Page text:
ANALYSIS: Future policies on PED usage still unclear

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Every year, more aircraft cabins transform from remote environments to centres of communications for passengers looking to use wi-fi, watch live television and, in some cases, place telephone calls and use electronic text messaging.

Recent statistics from the Airline Passenger Experience Association (APEX) and Consumer Electronics Association show that 99% of adult passengers said they brought portable electronic devices (PEDs) on board while traveling, with 69% using them during the flight.

As new connections emerge, passengers in the USA have started asking why these devices are limited until the aircraft reaches 10,000ft (3,048m). Simultaneously, aircraft operators are asking what steps they would have to take to allow the devices to be used through all phases of flight while staying compliant with FAA standards.

As these devices become more popular and more models are introduced, the regulatory framework governing them has increased in complexity, as has validating the risk of interference with aircraft systems.

To address some of these questions, the Federal Aviation Administration (FAA) has set up an advisory and rulemaking committee (ARC) to recommend how operators and regulatory bodies can safely permit usage of these devices and explore if they can be used safely through all phases of flight.


More than a year later the ARC is still finalising its recommendations after requesting more time to look at the issues, but it is expected to submit them after wrapping up a final round of meetings this week.

Airlines and suppliers on the committee discussed their objectives at the Airline Passenger Experience Association (APEX) expo in Anaheim on 9 September.

The FAA first announced it would form the ARC in August 2012, and the group’s 28 members have since attended meetings in Washington, D.C., as well as teleconferences.

The committee’s members include representatives from the FAA, the European Aviation Safety Agency, the US Transportation Security Administration, the Air Line Pilots Association, the Federal Communications Commission, airlines like JetBlue Airways and Delta Air Lines and suppliers like Rockwell Collins and Thales.

The group was originally scheduled to complete talks by the end of July, but members requested more time to further address some topics, according to a request posted on the FAA’s website dated 12 July. The final meetings are scheduled to be completed by the end of September.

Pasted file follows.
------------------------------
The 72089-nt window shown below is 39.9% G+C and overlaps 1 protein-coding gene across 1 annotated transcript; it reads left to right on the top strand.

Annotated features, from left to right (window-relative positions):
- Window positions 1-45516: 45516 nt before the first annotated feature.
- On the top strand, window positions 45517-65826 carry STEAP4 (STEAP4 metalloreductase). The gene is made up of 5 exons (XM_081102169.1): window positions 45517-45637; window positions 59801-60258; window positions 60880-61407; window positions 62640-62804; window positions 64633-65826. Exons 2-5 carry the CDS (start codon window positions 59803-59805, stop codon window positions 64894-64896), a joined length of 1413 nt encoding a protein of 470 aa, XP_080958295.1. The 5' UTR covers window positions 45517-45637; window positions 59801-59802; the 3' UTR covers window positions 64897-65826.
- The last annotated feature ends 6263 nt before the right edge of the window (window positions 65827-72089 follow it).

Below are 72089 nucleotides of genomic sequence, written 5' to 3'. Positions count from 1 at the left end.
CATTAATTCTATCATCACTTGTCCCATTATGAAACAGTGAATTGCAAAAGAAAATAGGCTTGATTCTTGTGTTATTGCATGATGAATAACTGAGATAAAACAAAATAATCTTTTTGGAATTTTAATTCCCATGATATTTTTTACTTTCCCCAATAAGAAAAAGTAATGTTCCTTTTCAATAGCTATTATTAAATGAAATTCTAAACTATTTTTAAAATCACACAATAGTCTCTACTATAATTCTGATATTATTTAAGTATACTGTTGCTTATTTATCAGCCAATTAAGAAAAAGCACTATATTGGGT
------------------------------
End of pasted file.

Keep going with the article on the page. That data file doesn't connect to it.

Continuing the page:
Regulatory filings show that remaining tasks included creating guidance materials for airlines to perform a safety risk assessment against critical flight systems, as well as drafting materials to help operators create policies for stowing PEDs if the regulations are relaxed and allow PED use throughout flight.

Several industry and regulatory bodies are eager to see the FAA adopt policies for expanded use of the devices. In the past few months, some members of Congress have said they would support legislation to expand the use of portable electronic devices if progress is not made in a timely manner. FCC chairman Julius Genachowski has also shown support for wider use of electronic devices in flight, sending a letter to FAA administrator Michael Huerta in December explaining this position.

Members of the committee say taking more time to think about the recommendations was necessary due to the complexity of the issue.

“The committee feels that a thorough, well thought through approach was important for us to come up with, that if it wasn’t thorough or it wasn’t complete we weren’t meeting the ... goals that were put forward," says one ARC members on 9 September during APEX expo. “So this additional period wasn’t a delay tactic, it was to make absolutely sure that we had the best product that we could possibly put out.”


As consumer technology has become more easy to use, policy governing use of PEDs on aircraft in the USA has followed a divergent path and has arguably become confusing.

The first regulations governing passengers' electronic devices date back to 1966 after a study conducted between 1958 and 1961 showed that FM radio receivers caused interference with some systems onboard, explained Michael Childers, Lufthansa Systems’ chief consultant, content and media strategy, during the panel presentation.

As more and more types of electronic devices began to hit the market, the FAA decided it would require too many resources to independently test each type of PED onboard an aircraft on its own, he explains. Therefore, the administration decided to delegate that authority to operators to determine that the devices do not interfere with aircraft systems, he says. Years later, airlines are still responsible for this oversight, with the FAA only providing guidance to airlines.

Since the FAA first made rules about how PEDs should be used, the industry has revisited the issue four times, Childers explains. But by the 1990s, the administration concluded there were too many different types of devices out there to keep up these activities. It recognised that the possibility of interference is caused by several factors including the types of devices, aircraft types and number of people using them.